Trichroic Prism

Description:  A trichroic prism splits light into three beams of light with different wavelengths (or colors). These prisms are used in some video cameras to send different colors of light to different color sensors. The prisms are coated with special coatings to filter and transmit different wavelengths of light. This device could be used to investigate interactions of light with various materials to in increasing complexity K-12.

Web Resources:  Dichroic prism - Wikipedia, Trichroic Prism - Amazon


The Shadow Illusion

Description:  Derek Muller from Veritasium uses the shadow illusion to show that the size and shape of a pinhole does not affect the image projected. Most of the participants believe they are looking at the shape of the hole rather than the shape of the Sun projected on the wall. This could be an excellent phenomenon to start a unit on light or vision.

Web Resource: Pinhole camera - Wikipedia


Rubens' Tube

Description:  The Rubens' tube was invented by German physicist Heinrich Rubens in 1905. It is a tube that is sealed at both ends in includes a flammable gas like propane. A speaker is attached to one end of the tube so sound waves can be transmitted thought the air/gas mixture. Small holes are drilled in the top of the tube and when the air/gas mixture emerges it creates a flame. As sound is played standing waves are created in the flames that change as the frequency of the waves is changed.

Web Resource:  Rubens’ tube - Wikipedia


The Visual Microphone: Passive Recovery Of Sound From Video

Description:  In this amazing demonstration researchers are able to extract audio from the video of an object (a plant, an empty bag, etc.) in the same room as the sound. The sound waves vibrate the object which is made visible through tiny movements processed with a graphic algorithm. This could be used as a phenomenon in a unit on sounds, waves, and information.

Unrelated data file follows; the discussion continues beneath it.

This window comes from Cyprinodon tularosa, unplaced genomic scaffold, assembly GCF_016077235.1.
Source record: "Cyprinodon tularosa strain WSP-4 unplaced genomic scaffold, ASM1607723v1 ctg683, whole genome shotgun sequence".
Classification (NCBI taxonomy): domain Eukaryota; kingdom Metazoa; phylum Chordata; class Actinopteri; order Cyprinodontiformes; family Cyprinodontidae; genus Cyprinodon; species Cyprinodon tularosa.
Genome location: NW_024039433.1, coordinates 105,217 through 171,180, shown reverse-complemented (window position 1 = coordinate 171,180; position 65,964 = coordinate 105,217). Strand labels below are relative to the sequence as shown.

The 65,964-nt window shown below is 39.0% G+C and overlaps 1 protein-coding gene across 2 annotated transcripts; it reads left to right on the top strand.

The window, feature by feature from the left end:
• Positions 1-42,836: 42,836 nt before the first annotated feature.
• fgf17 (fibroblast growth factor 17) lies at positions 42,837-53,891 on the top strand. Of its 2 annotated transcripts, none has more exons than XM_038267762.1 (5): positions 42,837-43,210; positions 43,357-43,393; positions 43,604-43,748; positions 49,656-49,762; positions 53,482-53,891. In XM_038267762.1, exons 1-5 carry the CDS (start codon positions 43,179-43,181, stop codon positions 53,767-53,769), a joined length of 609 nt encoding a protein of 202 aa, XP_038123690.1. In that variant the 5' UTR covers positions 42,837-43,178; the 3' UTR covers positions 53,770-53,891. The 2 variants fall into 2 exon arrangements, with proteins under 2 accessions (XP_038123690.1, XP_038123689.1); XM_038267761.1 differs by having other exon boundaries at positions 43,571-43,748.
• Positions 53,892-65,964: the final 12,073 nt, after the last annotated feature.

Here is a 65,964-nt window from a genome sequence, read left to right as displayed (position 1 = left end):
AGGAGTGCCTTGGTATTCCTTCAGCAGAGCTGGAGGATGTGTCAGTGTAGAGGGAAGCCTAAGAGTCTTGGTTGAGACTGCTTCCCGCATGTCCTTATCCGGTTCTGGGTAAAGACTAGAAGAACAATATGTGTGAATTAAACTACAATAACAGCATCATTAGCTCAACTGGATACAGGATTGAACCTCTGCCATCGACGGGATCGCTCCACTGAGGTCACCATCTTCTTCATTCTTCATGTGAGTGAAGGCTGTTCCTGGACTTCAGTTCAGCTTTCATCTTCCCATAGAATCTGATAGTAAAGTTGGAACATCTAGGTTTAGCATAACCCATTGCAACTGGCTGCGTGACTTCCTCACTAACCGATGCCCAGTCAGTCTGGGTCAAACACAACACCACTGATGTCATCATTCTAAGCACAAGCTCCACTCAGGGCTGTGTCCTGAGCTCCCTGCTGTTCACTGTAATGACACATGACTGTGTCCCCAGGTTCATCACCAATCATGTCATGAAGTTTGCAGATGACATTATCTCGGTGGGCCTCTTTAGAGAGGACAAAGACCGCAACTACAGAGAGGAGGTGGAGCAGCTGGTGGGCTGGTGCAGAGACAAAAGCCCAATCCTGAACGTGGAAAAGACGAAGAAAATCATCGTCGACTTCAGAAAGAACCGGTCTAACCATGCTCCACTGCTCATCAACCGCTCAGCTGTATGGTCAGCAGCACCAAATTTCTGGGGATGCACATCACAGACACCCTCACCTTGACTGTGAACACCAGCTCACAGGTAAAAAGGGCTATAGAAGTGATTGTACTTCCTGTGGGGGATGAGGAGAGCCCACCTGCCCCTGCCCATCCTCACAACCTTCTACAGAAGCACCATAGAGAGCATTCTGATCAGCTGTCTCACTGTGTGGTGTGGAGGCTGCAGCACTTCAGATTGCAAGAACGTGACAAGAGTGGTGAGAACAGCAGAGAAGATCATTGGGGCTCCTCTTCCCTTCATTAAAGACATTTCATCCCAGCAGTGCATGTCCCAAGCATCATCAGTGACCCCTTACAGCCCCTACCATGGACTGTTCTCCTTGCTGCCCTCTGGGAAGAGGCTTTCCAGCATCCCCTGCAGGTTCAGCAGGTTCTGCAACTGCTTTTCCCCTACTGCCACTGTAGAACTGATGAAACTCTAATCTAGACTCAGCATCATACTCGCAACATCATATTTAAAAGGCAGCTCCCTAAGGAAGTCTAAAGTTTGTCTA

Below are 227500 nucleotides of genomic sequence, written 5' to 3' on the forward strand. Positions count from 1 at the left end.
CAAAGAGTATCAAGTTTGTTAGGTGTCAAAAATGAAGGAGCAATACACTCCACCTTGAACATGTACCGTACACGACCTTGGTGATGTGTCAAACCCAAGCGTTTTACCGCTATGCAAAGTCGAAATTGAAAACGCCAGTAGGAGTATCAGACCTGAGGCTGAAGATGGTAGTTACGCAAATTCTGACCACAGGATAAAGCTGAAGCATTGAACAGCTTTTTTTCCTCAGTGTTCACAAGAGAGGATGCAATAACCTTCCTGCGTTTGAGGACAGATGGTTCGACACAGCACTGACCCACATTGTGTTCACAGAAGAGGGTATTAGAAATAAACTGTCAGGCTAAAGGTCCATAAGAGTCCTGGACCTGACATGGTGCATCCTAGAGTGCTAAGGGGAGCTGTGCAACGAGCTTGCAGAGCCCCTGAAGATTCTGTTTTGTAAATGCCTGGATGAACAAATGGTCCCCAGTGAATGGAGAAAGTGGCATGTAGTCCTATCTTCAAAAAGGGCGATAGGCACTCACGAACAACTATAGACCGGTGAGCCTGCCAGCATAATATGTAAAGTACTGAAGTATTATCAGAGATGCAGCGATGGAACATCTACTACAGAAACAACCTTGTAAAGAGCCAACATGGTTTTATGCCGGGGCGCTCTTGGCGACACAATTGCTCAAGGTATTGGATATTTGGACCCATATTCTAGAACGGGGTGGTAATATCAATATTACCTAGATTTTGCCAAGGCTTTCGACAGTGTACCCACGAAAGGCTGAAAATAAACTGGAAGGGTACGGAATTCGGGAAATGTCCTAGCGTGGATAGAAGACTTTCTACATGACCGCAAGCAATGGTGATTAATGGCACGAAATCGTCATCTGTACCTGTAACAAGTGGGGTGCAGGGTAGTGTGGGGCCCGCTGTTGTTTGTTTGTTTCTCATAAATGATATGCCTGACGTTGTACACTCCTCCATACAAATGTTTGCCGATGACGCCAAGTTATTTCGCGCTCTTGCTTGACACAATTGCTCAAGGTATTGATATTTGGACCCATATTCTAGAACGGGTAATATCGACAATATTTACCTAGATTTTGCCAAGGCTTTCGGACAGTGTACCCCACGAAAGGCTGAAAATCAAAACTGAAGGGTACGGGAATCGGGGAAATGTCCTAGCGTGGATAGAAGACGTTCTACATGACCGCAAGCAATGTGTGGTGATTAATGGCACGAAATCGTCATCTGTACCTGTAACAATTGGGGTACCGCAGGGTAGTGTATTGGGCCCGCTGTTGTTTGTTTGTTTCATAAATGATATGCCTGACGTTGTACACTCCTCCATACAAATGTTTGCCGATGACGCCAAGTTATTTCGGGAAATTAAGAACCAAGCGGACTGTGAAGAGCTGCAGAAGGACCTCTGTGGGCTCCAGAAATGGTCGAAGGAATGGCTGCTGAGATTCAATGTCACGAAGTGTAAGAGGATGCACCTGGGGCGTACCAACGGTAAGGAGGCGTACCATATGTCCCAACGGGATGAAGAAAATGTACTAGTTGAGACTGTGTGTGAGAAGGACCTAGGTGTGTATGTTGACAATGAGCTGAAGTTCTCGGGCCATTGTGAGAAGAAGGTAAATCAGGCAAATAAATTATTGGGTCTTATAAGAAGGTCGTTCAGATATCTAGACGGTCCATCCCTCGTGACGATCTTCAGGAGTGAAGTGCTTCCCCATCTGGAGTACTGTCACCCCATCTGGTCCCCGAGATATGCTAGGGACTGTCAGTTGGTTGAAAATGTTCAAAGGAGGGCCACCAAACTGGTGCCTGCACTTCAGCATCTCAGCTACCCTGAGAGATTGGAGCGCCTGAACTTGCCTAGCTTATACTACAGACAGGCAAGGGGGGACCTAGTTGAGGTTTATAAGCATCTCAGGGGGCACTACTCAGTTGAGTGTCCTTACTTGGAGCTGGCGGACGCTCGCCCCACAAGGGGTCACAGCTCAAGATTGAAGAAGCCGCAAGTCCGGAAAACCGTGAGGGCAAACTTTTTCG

Web Resource:  Extracting audio from visual information - MIT News


Daniel Kish Uses Echolocation To Navigate

Description:  Daniel Kish lost his eyes to cancer before he was 13 months old. He uses echolocation by listening to the reflection of sound waves to navigate in 3D space. He can even ride a bicycle. In addition to being an incredible story of perseverance this is a perfect phenomenon for a unit on waves. Sound waves are reflected, absorbed, and transmitted through objects in the environment and Daniel can sense the changes in energy of the returning waves.

Web Resource: Daniel Kish - Wikipedia


Analog vs. Digital Television

Description:  In this video an analog and a digital television signal are compared. Many students today are not familiar with analog television and the problem of static. Analog television uses changes in the amplitude, frequency or phase of the radio waves to transmit information. Problems of this technology include susceptibility to interference (or static), color consistency, and a smaller image. Digital sends the information as a series of 0's and 1's that are converted into the pixels on the screen. It is difficult to find an analog television signals in the US but the radio is a great substitute.

Web Resource:  Analog vs. Digital Television - Lifewire